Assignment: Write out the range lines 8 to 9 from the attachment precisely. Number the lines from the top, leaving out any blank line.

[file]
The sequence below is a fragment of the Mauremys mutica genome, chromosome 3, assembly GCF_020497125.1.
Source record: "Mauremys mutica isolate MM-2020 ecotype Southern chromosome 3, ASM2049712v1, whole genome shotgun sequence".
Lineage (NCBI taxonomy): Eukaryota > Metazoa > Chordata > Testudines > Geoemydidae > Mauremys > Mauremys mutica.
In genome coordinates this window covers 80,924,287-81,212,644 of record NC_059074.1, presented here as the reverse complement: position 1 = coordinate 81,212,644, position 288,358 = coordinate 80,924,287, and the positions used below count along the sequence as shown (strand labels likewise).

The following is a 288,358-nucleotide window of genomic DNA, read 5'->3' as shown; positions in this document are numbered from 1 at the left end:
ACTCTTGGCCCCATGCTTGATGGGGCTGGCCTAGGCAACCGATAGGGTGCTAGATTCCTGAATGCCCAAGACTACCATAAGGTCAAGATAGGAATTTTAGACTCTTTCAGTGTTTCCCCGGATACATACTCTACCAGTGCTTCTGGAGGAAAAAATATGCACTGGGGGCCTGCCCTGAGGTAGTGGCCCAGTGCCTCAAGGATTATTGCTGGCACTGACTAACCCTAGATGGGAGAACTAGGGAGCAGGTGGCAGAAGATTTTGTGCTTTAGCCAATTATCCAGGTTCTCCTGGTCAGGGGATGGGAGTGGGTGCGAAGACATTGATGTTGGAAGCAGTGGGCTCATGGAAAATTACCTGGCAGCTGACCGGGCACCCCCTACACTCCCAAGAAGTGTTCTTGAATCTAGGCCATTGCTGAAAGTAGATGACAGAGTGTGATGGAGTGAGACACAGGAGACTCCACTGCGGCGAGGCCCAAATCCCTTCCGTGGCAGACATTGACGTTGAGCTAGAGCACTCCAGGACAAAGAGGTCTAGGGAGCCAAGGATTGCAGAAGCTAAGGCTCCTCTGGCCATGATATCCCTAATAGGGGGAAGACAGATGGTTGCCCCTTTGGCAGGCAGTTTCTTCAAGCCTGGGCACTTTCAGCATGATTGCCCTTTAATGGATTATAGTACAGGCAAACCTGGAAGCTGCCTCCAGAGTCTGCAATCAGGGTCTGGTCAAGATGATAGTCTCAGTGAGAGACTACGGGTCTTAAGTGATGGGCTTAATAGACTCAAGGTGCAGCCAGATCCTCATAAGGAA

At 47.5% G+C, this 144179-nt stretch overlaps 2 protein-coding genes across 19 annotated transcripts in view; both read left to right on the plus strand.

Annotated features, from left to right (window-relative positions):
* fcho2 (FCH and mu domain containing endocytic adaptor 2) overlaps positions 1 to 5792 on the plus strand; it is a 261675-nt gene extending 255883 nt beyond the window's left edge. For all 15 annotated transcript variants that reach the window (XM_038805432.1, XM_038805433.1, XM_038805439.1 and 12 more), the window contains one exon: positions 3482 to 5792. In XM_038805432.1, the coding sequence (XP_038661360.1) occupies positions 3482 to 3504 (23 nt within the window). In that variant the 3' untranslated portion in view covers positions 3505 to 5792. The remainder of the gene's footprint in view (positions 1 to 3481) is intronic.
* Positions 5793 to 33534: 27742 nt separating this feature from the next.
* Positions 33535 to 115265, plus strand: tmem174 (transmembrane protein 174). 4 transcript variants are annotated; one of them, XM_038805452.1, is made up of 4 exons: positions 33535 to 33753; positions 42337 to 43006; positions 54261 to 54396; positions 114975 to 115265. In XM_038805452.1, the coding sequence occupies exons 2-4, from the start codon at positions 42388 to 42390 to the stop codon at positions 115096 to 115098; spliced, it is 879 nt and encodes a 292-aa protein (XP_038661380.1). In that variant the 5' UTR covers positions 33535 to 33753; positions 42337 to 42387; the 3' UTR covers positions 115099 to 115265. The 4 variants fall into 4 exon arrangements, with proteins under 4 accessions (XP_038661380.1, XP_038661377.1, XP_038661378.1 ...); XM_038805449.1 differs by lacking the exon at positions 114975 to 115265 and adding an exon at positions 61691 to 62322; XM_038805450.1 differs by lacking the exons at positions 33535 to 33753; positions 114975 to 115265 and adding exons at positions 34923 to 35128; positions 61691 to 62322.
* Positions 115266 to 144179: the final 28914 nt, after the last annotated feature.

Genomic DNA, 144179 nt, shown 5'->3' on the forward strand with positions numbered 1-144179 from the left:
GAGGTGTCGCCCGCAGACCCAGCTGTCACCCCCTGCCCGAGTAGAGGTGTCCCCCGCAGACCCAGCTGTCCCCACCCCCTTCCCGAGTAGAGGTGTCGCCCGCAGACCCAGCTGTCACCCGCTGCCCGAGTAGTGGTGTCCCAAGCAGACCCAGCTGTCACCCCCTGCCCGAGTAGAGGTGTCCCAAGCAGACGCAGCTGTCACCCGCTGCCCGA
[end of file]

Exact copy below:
Annotated features, from left to right (window-relative positions):
* fcho2 (FCH and mu domain containing endocytic adaptor 2) overlaps positions 1 to 5792 on the plus strand; it is a 261675-nt gene extending 255883 nt beyond the window's left edge. For all 15 annotated transcript variants that reach the window (XM_038805432.1, XM_038805433.1, XM_038805439.1 and 12 more), the window contains one exon: positions 3482 to 5792. In XM_038805432.1, the coding sequence (XP_038661360.1) occupies positions 3482 to 3504 (23 nt within the window). In that variant the 3' untranslated portion in view covers positions 3505 to 5792. The remainder of the gene's footprint in view (positions 1 to 3481) is intronic.